When Uber purchased the dockless electric bikeshare company Jump earlier this year, CEO Dara Khosrowshahi explained at the time that the company’s ultimate goal is “making it easier to live without owning a personal car.”
Lyft, the closest thing that Uber has to a direct competitor in the rideshare business, has clearly heard that message loud and clear.
The popular, albeit smaller, rideshare service on Monday announced that it was purchasing Motivate, the most widely used bike share company in the United States, for an estimated $250 million.
Motivate is the company behind New York City’s Citi Bike program, Washington D.C.’s Capital Bikeshare, and Boston's Blue Bikes, to name just a few of the nine cities where the company operates under private-public partnerships.
Motivate’s business model of placing bike docks activated by a credit card in strategic locations across major cities proved to be a winning formula, with New York City reporting a massive uptick in bike commuters last year thanks in part to the Citi Bike program.
Motivate’s business model in recent years spawned imitators who opted to ditch the bike docks all together, with companies like Lime Bike and Ofo ushering in a new phase of dockless bike pile-ups, dockless bike vandalism, dockless bike fights, and general dockless bikewars in cities such as Dallas and San Diego.
Jump, Uber’s bikeshare investment, has said that their electric, dockless bikes will come equipped with a lock that must be attached to a fixed object, rather than itself, in order to prevent people from dropping their bikes wherever they please once they are done. The company’s service is currently being tested through a pilot project in San Francisco.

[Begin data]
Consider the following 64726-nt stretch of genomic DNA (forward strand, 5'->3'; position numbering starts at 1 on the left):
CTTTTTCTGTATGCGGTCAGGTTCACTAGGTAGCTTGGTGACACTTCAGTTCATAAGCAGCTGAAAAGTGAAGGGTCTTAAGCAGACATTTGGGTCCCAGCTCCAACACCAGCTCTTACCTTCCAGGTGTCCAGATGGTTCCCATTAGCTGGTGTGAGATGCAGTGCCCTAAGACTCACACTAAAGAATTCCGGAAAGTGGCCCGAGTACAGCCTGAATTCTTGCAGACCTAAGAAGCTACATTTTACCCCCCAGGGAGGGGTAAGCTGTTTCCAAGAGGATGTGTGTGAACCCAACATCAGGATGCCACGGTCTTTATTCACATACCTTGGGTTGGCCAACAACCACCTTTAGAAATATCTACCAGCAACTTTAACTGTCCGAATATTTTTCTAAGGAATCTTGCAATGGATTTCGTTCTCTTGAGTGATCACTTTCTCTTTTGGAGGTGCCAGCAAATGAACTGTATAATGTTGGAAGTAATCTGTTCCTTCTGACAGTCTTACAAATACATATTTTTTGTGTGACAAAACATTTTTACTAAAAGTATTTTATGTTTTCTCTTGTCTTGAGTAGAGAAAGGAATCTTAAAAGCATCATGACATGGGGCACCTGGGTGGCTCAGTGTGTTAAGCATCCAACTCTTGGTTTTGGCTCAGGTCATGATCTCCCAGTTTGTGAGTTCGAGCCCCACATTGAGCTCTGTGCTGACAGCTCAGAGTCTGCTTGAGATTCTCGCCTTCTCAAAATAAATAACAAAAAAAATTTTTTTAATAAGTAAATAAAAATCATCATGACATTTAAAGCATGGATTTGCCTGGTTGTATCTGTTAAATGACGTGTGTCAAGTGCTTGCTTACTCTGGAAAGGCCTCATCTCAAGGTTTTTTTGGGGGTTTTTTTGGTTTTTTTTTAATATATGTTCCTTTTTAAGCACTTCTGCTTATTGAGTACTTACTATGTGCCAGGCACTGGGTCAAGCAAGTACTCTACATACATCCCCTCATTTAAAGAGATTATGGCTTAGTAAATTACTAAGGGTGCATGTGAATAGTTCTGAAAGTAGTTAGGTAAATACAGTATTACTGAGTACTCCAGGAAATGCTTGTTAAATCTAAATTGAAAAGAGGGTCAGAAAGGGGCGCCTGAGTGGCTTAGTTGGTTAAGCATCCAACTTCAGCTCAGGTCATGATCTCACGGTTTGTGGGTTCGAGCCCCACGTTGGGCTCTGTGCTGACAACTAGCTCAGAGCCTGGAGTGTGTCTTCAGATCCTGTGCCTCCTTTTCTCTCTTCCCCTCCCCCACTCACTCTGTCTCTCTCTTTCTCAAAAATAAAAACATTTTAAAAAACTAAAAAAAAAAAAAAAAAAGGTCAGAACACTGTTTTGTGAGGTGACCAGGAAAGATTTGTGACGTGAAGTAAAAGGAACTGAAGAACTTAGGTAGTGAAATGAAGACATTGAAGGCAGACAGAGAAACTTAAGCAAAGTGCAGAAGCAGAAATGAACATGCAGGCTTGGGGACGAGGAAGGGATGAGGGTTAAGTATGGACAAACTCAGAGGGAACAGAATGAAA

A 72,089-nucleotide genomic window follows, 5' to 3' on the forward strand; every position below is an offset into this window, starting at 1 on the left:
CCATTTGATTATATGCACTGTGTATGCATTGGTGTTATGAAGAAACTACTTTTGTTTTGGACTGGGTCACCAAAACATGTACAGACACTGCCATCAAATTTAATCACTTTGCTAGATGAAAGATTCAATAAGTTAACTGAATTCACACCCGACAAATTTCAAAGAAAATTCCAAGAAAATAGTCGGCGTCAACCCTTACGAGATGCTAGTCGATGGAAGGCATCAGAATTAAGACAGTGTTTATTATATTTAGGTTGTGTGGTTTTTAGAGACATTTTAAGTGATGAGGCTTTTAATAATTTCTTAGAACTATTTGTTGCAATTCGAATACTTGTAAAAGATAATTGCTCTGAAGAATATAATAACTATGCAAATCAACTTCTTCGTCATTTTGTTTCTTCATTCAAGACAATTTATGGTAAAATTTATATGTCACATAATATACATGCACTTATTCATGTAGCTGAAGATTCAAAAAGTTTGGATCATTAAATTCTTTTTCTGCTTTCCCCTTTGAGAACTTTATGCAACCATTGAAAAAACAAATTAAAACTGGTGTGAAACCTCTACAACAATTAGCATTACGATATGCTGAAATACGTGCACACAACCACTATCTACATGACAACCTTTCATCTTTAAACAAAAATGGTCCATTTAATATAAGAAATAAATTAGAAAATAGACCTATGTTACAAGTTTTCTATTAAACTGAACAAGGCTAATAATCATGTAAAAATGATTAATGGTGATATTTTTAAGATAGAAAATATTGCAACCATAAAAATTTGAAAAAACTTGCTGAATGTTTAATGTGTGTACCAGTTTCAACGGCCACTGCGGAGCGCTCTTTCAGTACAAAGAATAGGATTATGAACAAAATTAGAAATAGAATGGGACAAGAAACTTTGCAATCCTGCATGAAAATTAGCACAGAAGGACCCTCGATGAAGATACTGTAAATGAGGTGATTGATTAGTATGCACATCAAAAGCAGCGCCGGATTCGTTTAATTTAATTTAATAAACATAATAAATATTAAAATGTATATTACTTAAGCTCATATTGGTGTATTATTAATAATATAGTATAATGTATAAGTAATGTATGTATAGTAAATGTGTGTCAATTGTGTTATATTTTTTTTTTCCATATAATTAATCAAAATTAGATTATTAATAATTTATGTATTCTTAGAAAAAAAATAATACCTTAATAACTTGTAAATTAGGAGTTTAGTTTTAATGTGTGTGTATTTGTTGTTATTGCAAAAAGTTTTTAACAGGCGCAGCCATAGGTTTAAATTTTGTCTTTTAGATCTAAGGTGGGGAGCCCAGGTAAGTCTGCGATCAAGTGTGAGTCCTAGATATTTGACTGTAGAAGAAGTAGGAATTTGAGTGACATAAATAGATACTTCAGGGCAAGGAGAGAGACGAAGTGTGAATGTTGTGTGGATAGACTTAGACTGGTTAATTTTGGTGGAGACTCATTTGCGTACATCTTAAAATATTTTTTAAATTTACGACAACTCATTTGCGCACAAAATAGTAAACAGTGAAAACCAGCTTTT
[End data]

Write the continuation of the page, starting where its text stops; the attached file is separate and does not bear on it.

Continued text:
It’s unclear if Motivate also plans to go dockless or if they will stick to their current model under Lyft’s ownership.
“Lyft and Motivate have both been committed for years to the same goal of reducing the need for personal car ownership by providing reliable and affordable ways to move around our cities,” Lyft co-founder and president John Zimmer said in a statement.
The growing bike-sharing industry
It’s not Lyft’s first partnership with a bike share company. In February the service announced that it was spearheading a $270,00 pilot program in Baltimore, in which electric-assist bikes could be parked at docks located near popular pick-up and drop-off spots for Lyft passengers. The hope was to create what Lyft described as a “multimodal transportation future.”
Meanwhile, on Monday, the same day that Lyft announced its acquisition of Motivate, Uber invited customers to join a subscription service that would include access to one’s own personal electric bike for $12 a week, a fee that would include “unlimited use of your own dedicated JUMP Bike and charger” and free repairs.
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